Genndy Tartakovsky is a genius who almost gets his due. He made Dexter’s Lab, the more awesome version of Star Wars: Clone Wars (cue the hate mail), Hotel Transylvania, and among the greatest 23 minutes of television, Korgoth of Barbaria. The latter is only not on this list because I acknowledge that it is only my particularly dark sense of humor that makes it amazing to me.
Despite all of those accomplishments, I’d argue his crowning achievement is Samurai Jack. It was a show that managed to create the least friction in a “fantasy kitchen sink” world, which is to say a world in which all mythologies are true, from Greek to Norse to Japanese. It was even more notable because it used all of these mythologies while taking place in a dystopian sci-fi future.
The villain, Aku (voiced by the late, great Mako), is an Elder God who was smote by Ra, Odin, and Vishnu at the beginning of creation until only a piece of him landed in Japan where he was brought to life by magic, then later conquered the world, turned it into a super-science based intergalactic empire, and endorsed a delicious sandwich shop.
That sentence was amazing to write.
Jack (real name unknown, voiced by Phil LaMarr) is a samurai who was sent from the past to the far future and wanders in search of ways to kill Aku/return to the past, depending on the writer’s needs. Because of such a vague premise in such a vague world, episodes could be almost anything, from deadly serious to childishly light-hearted, as long as Jack was there.
This episode is based on one of the most storied events in real-world history, the battle of Thermopylae. More specifically, this episode is a tribute to Frank Miller’s graphic-novel adaptation of the battle, 300. The events in real-life were that the Persian army was invading Greece, and 300 Spartans led by King Leonidas (along with thousands of other Greeks which got overlooked) met the forces at a narrow pass and managed to hold them off for several days despite being outnumbered at least 20 to 1 (depending on whose account you believe). But, ultimately, all of the Spartans were killed, the Persians conquered most of Greece before being kicked out about a year later, and there isn’t a definitive sign that the battle of Thermopylae had much of an impact on the course of that. Still, it’s a great story of a few taking on many and it remains a testament to the idea of military preparation and strategy being able to act as a force multiplier.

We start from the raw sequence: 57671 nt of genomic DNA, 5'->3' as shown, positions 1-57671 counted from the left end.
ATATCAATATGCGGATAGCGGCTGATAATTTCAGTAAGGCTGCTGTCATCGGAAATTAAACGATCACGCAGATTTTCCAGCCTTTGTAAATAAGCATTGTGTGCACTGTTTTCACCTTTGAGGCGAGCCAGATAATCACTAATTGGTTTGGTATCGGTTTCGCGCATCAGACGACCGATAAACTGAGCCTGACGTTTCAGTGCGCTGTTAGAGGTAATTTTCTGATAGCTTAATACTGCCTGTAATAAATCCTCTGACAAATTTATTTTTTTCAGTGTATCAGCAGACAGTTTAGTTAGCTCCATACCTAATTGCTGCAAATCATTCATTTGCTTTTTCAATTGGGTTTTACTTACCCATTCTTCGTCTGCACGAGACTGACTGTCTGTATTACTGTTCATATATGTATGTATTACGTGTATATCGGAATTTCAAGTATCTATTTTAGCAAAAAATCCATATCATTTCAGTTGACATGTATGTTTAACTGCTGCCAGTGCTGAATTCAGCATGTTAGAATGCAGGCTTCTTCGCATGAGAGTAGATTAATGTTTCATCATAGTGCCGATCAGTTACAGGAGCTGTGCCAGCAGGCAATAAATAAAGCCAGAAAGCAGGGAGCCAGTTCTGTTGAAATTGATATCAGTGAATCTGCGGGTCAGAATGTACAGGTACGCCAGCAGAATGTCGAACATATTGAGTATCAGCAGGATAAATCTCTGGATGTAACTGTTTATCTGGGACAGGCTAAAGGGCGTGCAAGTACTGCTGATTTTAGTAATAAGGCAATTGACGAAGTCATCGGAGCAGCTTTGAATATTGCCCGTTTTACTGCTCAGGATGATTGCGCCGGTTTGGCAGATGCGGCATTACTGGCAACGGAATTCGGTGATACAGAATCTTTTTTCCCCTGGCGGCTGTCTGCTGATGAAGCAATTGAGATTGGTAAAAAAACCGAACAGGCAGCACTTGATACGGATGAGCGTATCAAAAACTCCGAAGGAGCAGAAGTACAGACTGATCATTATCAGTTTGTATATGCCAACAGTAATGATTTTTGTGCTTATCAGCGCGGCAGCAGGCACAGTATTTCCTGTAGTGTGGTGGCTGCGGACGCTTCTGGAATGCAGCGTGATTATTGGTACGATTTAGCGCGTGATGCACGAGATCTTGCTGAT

In this version, Jack is asked to assist the 300 Spartans against an army of robots in order to end a war which has been going on for 5 generations (referencing the first Persian invasion of Greece… I think). When Jack first sees the robots, they are shaped like Minotaurs and other creatures from classical mythology. Much like the Persians, they are almost innumerable, but they can only attack through a single, narrow, pass. Each day, the Spartans defend the pass, often at the cost of their own lives. When Jack arrives, and shows himself an incredible warrior, this version of Leonidas, Spartok (Daran Norris), decides to accompany Jack on a mission to go beyond the pass and try to destroy the source of the robots. As the episode progresses, the machines stop resembling mythical creatures and instead begin to resemble Skynet and other such robotic overlords from fiction, blending the mythologies of the modern and ancient world. It’s a small touch that adds a lot to the story. Ultimately, of course, Jack and Spartok conquer.
The overarching narration of the episode comes from the point of view of Spartok. However, unlike the actual battle of Thermopylae, Jack’s intervention allows the Spartans to survive the battle, and allows Spartok to tell the story on his deathbed to his family.
The ending is touching, to say the least, as the man relates how one stranger joined their battle “and made a difference.” By having it parallel a real event, the audience is even more aware of the difference made than the characters. Unlike most episodes, Aku had little to nothing to do with the plot. This is not Jack’s quest. Ultimately, he fought with the Spartans for no reason other than that it was the right thing to do. This episode stands as a testament to the idea that one person can make a difference, even if they don’t know it. They just need to try to do the right thing.
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If you want to check out some more by the Joker on the Sofa, check out the 100 Greatest TV Episodes of All Time or the Joker on the Sofa Reviews.
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